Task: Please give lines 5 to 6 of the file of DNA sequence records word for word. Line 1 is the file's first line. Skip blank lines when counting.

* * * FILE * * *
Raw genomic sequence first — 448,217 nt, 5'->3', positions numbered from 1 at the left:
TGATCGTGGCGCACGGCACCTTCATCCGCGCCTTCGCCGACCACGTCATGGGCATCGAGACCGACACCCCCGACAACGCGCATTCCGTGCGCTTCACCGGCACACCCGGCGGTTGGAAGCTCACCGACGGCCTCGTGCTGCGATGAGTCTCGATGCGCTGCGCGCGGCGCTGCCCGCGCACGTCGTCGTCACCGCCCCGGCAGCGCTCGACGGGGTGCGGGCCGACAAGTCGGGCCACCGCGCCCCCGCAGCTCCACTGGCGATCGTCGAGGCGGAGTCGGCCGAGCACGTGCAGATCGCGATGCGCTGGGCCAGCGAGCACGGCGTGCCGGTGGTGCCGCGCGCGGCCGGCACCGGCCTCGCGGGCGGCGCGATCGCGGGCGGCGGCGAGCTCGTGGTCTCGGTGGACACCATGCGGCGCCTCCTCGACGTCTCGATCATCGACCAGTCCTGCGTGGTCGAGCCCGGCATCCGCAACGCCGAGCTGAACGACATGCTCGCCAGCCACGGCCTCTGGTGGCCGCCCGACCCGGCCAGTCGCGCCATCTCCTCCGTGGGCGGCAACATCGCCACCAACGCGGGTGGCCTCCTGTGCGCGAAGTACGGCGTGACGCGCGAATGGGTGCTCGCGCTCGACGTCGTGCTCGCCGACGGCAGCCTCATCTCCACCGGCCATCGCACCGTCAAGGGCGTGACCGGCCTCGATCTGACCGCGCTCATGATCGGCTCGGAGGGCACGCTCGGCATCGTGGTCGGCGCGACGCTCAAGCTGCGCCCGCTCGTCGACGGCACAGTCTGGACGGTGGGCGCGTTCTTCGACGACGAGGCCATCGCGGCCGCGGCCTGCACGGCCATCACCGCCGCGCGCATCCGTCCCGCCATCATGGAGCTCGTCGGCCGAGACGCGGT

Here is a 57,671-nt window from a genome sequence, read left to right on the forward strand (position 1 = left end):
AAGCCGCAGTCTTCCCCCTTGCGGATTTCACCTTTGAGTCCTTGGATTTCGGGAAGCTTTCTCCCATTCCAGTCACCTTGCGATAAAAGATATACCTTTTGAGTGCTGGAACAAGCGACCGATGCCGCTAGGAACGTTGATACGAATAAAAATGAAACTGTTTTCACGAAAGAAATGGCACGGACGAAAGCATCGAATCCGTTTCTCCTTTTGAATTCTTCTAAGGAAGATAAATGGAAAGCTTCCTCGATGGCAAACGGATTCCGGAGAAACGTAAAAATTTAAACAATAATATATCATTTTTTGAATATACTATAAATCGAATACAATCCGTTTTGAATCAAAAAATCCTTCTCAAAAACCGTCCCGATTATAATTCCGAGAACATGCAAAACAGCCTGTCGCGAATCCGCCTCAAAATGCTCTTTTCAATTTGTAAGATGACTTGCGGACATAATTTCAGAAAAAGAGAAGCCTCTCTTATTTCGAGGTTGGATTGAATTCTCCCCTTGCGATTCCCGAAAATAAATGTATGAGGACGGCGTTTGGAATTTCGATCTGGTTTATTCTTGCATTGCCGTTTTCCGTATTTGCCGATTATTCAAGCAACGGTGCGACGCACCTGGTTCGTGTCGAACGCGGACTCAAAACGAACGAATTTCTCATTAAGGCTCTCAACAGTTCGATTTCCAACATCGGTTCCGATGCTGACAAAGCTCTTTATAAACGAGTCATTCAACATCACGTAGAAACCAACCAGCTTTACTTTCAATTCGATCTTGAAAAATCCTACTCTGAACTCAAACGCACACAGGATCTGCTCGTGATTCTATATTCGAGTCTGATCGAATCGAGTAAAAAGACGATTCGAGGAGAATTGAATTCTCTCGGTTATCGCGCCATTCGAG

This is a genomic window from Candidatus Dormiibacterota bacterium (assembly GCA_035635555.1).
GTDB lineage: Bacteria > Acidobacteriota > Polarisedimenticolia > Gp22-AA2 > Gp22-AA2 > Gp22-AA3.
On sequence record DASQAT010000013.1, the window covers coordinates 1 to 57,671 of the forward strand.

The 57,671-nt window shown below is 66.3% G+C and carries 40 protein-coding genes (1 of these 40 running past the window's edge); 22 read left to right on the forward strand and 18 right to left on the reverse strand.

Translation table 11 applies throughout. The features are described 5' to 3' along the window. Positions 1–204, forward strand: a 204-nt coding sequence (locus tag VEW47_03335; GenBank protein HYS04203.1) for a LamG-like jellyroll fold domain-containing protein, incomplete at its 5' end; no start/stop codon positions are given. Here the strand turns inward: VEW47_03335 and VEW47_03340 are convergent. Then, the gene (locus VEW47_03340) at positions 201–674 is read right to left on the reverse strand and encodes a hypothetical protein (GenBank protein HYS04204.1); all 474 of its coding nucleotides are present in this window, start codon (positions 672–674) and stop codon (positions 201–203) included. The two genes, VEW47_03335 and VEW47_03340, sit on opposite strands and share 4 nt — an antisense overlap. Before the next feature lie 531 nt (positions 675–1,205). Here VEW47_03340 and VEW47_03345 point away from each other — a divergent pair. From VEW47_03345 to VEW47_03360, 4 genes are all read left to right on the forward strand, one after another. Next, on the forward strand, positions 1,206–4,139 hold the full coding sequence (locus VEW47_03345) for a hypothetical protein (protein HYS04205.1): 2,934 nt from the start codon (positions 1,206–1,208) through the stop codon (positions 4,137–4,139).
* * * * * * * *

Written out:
This is a genomic window from Candidatus Dormiibacterota bacterium (assembly GCA_035635555.1).
GTDB lineage: Bacteria > Acidobacteriota > Polarisedimenticolia > Gp22-AA2 > Gp22-AA2 > Gp22-AA3.